How Quilting Is Bringing Boise Kids And Refugees Together

Jul 3, 2015

A visiting Boise State professor has spent this week trying to get Idaho children to connect with refugee children.

The “Quilting to Speak” workshop is the brainchild of Reshmi Mukherjee. She’s a visiting professor at Boise State, and is teaching a course this summer about communication between refugees and non-refugees.

Mukherjee wraps up a five day workshop Friday that's brought six Idaho-born kids and six refugee kids together. The children are between 12-15 years-old, and are paired up and taught how to sew quilts. The workshop is a social experiment to teach the kids to communicate through the medium. Mukherjee says it’s a way to bring young people from very different worlds together.

“This is mainly [about] communication between two groups of people, who for linguistic, economic, and other social reasons, don’t usually get to interact with each other,” says Mukherjee.

The kids spent the week tucked away in the community room of Boise’s International Market. They sit at tables, carefully designing quilt squares. They started off making an individual quilt square for themselves. Now they’re working in pairs, sharing the creation of another square.

“The interesting thing will be to see how much they’re willing to share with the other person. That starts with choosing colors, the cloth they want; are they going to divide it into equal halves?”

Kids learn how to quilt together, finding a common language through the craft.
Credit Samantha Wright / Boise State Public Radio

A lot of the kids in the workshop are into soccer. Mukherjee says they may build on that common bond when making a square.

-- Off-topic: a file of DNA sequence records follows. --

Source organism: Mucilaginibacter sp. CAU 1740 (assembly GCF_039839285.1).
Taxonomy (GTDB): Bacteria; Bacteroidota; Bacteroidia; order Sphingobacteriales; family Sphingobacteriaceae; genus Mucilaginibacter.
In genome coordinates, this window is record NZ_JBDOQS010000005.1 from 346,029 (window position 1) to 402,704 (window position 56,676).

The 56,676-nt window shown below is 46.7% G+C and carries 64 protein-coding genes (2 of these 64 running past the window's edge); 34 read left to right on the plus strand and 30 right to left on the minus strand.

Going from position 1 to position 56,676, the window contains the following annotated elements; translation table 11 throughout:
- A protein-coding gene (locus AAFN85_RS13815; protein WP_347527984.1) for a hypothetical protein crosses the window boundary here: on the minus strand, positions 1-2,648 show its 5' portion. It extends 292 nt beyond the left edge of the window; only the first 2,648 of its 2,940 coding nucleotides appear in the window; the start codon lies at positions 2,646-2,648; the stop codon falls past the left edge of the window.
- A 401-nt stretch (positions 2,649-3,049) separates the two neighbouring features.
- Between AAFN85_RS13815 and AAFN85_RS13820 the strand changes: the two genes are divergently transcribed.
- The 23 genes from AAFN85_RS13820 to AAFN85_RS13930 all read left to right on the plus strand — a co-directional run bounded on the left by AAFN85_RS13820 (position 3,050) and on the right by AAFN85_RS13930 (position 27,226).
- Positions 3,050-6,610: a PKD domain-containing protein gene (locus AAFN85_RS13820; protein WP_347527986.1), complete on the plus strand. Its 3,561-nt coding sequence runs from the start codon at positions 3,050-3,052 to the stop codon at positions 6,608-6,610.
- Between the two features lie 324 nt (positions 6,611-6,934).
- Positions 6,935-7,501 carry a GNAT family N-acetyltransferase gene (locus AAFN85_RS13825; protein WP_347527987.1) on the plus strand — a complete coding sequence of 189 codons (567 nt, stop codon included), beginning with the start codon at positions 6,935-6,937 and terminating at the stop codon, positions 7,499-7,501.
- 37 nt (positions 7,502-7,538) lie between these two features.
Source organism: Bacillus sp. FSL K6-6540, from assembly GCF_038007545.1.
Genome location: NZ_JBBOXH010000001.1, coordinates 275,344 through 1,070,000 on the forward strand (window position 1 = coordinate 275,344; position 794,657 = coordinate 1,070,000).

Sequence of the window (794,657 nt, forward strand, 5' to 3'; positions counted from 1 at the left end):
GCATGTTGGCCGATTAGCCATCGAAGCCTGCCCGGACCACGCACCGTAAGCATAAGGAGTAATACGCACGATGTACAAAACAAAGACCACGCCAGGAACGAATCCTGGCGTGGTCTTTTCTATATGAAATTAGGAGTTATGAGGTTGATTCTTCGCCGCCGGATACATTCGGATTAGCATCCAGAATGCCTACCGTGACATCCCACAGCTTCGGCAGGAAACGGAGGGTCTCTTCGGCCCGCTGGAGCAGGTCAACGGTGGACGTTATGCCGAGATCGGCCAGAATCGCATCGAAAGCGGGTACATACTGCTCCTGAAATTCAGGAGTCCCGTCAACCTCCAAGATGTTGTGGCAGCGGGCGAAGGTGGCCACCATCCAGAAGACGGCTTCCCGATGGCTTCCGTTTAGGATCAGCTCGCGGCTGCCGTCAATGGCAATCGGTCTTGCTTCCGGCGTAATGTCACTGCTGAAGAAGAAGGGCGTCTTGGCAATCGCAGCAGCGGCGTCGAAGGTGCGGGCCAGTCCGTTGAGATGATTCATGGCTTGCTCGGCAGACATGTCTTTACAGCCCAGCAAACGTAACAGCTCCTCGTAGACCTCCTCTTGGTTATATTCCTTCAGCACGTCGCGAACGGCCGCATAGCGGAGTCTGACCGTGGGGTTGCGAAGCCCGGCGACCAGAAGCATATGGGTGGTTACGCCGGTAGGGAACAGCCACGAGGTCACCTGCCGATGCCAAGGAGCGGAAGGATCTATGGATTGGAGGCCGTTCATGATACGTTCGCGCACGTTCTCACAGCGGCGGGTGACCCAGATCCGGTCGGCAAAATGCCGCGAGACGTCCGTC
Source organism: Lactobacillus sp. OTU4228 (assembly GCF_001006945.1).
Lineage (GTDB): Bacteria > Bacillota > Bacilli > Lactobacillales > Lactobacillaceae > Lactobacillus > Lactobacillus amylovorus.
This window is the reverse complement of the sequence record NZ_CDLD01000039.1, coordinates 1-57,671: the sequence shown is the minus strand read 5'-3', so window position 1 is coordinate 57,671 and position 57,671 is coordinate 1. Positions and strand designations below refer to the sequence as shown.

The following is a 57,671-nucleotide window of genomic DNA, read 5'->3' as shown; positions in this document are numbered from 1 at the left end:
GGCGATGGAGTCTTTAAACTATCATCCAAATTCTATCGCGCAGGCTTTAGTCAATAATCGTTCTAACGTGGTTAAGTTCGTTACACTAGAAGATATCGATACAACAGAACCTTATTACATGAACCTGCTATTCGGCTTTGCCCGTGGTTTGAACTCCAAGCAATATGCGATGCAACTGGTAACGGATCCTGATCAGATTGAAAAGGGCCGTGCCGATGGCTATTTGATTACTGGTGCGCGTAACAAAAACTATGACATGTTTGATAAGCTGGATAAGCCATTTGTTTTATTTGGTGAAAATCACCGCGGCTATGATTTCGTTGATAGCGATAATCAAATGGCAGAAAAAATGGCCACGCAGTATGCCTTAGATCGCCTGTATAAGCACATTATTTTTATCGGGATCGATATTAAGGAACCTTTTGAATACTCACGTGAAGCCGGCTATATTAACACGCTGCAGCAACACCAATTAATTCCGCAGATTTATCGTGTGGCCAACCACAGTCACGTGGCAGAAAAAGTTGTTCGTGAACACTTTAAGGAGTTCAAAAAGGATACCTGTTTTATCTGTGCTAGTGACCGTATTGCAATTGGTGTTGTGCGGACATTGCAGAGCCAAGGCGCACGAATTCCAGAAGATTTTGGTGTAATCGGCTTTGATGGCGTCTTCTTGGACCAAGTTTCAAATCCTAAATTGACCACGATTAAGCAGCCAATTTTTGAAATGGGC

“Are they going to say, 'You know what, you like soccer, I like soccer – let’s start building on something to do with soccer.' I’ll be very interested in seeing what’s going on there,” she says.

Kids in the workshop must collaborate on a quilting square, choosing colors, cloth, and pictures as a team.
Credit Samantha Wright / Boise State Public Radio

Mukherjee says it’s important to start with kids who don’t have some of the prejudice that adults do.

“There is a huge divide between the refugee and non-refugee community.”

She wants to expand the workshop into Nampa schools in the future. The squares will be sewn into one big quilt and put on display. She’s also making a documentary about the whole process.

Mukherjee says her goal is to get the kids to overcome social barriers and forge a friendship.

“My hope is they’re the future generation and hopefully they will create a better society and make Boise into a truly multi-cultural one.”

Each child sews an Individual quilt square first, before joining with a partner for a jointly made square.
Credit Samantha Wright / Boise State Public Radio

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